This article first appeared in Digital Edge, The Edge Malaysia Weekly on May 23, 2022 - May 29, 2022
The use of technology in healthcare has undoubtedly aided the organisation of data and accessibility to systems, but the reality is that many users still have problems achieving interoperability efficiencies in their systems.
An estimated 55% of hospitals in the US still have issues with interoperability. Meanwhile, in Southeast Asia, the use of technology in healthcare varies from country to country, but it continues to grow and mature across the region.
Antonio De Castro, senior industry consultant for health and life sciences at SAS, says the pandemic accelerated the adoption of technology in the healthcare industry, allowing for siloed hospital management systems and software solutions to come together.
Interoperability is the ability of various information systems, devices and applications to exchange, integrate and cooperatively use data in a coordinated manner, De Castro explains.
“A hospital may have a separate system for financials and claims and a different system for electronic health records. Devices in hospitals have their own systems and providers too, and integrating all of these is difficult because it involves different systems,” he says.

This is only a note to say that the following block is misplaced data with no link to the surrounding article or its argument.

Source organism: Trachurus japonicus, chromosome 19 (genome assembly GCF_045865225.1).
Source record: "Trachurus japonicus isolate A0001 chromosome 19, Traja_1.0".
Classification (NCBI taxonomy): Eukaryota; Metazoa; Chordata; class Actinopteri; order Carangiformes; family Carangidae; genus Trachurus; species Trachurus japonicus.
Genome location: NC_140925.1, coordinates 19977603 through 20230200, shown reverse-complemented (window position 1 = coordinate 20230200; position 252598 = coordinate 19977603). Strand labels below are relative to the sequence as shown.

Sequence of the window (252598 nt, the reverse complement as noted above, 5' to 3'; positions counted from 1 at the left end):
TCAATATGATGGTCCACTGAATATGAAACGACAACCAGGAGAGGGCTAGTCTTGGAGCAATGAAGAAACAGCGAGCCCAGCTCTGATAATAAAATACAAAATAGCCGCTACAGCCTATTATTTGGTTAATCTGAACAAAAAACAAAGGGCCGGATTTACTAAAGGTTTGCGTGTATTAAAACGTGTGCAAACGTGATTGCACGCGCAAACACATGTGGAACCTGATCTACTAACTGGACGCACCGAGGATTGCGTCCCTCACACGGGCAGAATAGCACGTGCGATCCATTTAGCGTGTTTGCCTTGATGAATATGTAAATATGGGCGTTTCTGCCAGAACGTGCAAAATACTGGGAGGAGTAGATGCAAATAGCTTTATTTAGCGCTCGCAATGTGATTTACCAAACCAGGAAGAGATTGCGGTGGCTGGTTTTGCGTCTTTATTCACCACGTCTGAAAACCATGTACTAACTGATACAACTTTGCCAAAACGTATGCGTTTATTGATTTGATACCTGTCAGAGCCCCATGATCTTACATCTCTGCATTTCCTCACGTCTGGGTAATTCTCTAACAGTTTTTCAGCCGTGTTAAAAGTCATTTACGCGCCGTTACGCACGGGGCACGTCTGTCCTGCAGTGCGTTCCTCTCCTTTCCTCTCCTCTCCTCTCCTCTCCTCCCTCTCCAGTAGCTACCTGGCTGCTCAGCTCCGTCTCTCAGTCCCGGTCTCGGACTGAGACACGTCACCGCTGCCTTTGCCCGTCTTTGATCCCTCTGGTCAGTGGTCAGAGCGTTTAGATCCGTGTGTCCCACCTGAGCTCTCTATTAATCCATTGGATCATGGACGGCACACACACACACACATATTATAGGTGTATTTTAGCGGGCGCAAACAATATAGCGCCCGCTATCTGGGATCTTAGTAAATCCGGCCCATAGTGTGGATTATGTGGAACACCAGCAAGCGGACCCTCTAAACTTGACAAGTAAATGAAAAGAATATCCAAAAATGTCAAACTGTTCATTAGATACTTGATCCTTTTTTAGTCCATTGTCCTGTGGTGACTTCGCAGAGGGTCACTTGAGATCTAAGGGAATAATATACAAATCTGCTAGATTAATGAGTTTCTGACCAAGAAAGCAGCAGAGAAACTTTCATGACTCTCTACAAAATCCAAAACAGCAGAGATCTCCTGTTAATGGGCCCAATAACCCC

“This is what we have seen in the pandemic. Hospitals need to optimise their medical resources to gain a holistic view of the effects of the pandemic so they can act accordingly, which is very important.”
Data sharing is becoming increasingly prevalent in the healthcare industry as it serves a myriad purposes, such as a lower rate of medication errors, facilitating preventive care, more accurate staffing and, most importantly, providing a comprehensive view of patients.
The traditional use of data in a hospital is keeping patient medical records safely, making sure that the data is secure and the privacy of patients is protected. But now, hospitals are starting to use it for other purposes, particularly to better understand the collective health of the population, says De Castro.
“Again, with the case of Covid-19, it is important to share information on patients to understand what is going on at a regional and global level. That, for me, was one of the hurdles. But we are seeing a change in behaviour, where the industry is moving out of that comfort zone,” he says.
Moreover, the information exchange between private and public health facilities optimises a patient’s healthcare experience, De Castro stresses.
While efforts are being made to drive public-private integration, many challenges remain.
Singapore’s National Electronic Health Record (NEHR) is the benchmark of interoperability, says De Castro. The NEHR is a patient data exchange system that enables clinicians and healthcare professionals to view patient health records across the national healthcare network, which supports them in making clinical decisions when treating patients.
De Castro says the key question that should be asked is, “How do I make sure that I am giving the best possible care to a patient?” The use of technology in the healthcare industry is not about the quantity, but the quality of healthcare provided, he adds.